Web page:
In the 90's, Michael W. Smith was arguably at the very peak of his career. While achieving enormous success in the 80's, it was the 90's that he was arguably at his most popular. And of all his work in the 90's, nothing spells the musical talent of Smith like his 1992 album, Change Your World.
Now, for those who can't stand the music of the 90's, the sound will probably grate your ears; this music is absolutely drenched with the sound of the 90's (and the early 90's at that). Because of that, it takes a listen or two to really get into this album today. But after clearing that hurdle, this album is nothing but the musical genius of Michael W. Smith. Yes, it is true that it is sometimes very painful to listen to 90's music, but this is 90's music at its best. As for the lyrics, well, they are typical MWS (in other words, quite excellent). Mostly written by Smith's longtime friend Wayne Kirkpatrick, they deal with typical "Smithian" issues. "Picture Perfect" is about the pressure of conforming, "Color Blind" tackles embracing diversity, "Cross of Gold" engages causal Christians, and so on. And as for the tracks individually, one of the things that really elevates this album is the fact that each sounds different from one another. Again, this can be attributed to Smith's masterful music-writing abilities.
The biggest highlights on the album are the previously mentioned "Cross of Gold," his mega-hit "I Will Be Here For You," his duet with Amy Grant in "Somewhere Somehow," and the updated version (well, at least then, it was an update) of his definitive classic "Friends," which is probably the best version of the song that is out there. But, of course, then there is that awkward collaboration with TobyMac on "I Wanna Tell The World." I seriously wince every time I hear that track open, without warning, with Toby saying, "Yo, Smitty, it's time to get witty, so hitty-hitty-hitty-hitty-hit me!" Don't get me wrong, the music is fine and Smith is fine on it, but Toby just doesn't work here. But, considering his other work for the year 1992 (specifically dc Talk's milestone Free at Last), that is easily forgiven. But this is the only real musical hiccup on an album that is otherwise great.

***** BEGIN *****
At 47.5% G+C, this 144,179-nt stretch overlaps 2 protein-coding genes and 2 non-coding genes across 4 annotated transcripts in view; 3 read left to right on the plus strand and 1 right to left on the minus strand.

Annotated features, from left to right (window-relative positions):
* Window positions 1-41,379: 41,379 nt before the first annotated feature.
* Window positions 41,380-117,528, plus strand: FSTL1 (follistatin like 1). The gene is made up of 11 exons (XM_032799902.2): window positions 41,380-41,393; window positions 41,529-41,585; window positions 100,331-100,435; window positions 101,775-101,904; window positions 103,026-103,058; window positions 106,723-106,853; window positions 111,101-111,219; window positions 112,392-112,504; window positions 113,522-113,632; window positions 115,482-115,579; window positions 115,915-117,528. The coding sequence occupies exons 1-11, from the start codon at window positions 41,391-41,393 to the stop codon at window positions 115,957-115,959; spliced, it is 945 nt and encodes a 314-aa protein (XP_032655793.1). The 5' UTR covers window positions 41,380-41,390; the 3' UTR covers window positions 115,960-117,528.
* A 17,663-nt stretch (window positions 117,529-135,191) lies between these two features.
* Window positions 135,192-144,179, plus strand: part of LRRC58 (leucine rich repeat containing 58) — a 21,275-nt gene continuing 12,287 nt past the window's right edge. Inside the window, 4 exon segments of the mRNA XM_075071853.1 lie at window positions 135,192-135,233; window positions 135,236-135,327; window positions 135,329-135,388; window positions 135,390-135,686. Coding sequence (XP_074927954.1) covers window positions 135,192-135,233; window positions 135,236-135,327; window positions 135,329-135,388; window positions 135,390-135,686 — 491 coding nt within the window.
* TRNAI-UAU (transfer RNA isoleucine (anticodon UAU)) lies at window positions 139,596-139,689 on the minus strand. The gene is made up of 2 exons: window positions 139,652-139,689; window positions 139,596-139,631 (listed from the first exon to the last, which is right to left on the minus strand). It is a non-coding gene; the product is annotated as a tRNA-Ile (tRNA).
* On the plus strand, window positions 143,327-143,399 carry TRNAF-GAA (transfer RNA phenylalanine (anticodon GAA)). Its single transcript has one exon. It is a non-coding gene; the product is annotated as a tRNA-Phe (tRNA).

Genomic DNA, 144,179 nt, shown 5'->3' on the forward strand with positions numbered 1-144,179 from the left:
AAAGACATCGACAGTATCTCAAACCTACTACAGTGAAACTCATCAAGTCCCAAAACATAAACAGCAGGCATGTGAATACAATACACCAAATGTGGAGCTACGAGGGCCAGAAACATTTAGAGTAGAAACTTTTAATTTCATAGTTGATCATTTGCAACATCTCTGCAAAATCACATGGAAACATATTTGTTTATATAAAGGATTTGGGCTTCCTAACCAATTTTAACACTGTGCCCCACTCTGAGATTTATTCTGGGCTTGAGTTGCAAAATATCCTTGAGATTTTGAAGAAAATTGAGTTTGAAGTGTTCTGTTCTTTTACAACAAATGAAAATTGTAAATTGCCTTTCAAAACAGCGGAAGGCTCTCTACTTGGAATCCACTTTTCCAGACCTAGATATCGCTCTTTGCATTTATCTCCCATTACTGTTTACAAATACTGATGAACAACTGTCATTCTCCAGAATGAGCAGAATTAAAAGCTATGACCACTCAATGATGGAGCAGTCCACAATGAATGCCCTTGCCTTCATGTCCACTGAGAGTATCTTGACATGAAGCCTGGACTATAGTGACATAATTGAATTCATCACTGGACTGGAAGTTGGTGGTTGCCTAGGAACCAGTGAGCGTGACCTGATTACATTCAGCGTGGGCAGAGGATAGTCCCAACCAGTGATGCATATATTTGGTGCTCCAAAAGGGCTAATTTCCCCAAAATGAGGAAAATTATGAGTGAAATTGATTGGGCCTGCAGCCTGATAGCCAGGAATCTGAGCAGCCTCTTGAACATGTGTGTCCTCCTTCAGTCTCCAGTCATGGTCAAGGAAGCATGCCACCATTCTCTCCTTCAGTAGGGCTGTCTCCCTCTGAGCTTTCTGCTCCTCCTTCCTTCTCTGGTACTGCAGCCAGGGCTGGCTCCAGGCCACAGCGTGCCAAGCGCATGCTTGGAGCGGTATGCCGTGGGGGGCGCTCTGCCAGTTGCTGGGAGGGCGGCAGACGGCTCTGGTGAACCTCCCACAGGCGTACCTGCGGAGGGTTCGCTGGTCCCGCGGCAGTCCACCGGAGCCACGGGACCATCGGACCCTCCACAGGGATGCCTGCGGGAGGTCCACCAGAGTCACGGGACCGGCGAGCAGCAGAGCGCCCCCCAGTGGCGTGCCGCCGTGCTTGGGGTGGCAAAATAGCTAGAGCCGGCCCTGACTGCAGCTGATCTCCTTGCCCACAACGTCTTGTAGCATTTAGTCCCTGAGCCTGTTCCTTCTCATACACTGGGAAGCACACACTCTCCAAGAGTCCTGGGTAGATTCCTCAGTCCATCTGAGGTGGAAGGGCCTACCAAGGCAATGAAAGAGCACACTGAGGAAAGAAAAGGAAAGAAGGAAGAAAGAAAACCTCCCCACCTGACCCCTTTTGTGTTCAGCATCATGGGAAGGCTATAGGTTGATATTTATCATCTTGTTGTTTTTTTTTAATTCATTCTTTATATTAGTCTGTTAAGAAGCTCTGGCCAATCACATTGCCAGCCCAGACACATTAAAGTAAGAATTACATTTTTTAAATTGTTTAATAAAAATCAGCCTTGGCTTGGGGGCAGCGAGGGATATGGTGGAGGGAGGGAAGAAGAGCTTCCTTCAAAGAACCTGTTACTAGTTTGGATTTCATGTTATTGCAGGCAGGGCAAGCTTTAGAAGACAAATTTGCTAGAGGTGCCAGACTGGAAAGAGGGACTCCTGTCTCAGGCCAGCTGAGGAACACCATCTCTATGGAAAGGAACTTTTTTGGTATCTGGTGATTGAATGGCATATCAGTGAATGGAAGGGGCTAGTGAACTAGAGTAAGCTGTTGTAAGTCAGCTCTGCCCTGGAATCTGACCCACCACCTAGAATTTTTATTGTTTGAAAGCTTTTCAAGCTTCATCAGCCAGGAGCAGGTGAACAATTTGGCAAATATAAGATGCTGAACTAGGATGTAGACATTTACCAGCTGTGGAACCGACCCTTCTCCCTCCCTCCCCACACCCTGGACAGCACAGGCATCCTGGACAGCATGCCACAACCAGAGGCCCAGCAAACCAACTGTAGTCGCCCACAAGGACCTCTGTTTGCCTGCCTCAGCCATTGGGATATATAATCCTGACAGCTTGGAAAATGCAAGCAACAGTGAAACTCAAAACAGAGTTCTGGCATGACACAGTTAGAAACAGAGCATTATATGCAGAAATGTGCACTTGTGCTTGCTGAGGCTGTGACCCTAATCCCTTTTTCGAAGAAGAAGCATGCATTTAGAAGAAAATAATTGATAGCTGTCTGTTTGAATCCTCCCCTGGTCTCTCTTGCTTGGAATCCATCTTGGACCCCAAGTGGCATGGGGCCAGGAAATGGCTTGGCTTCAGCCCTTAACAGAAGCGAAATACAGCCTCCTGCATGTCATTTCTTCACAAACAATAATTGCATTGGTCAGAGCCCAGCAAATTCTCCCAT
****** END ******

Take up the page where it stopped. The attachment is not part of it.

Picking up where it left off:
In case you can't tell, I really like this album. It is probably my personal favorite album in Smith's career up to his 1998 release Live the Life (although MWS2 comes close). But for the reasons stated above, this is far from "picture perfect." If you can't stand the 90's, this will be a tough album to listen to (although I still maintain that all you need to do is listen to it a couple of times and then you will really like it). But probably no other album in Smith's career truly defines the depth of Smith's musicianship than this one; he took what was popular at the time and molded it into what I can only describe as truly great music. Not even The Big Picture, where Smith attempts to do the same thing with 80's music, can put a finger to it. While in The Big Picture Smith merely uses the music, in Change Your World, he actually creates the music. And especially now when the CCM market is being filled to the brim with "worship music" (as if all other music created in the name of God can't qualify as such), that is a very valuable lesson.- Review date: 7/3/12, written by Mark Rice of Jesusfreakhideout.com
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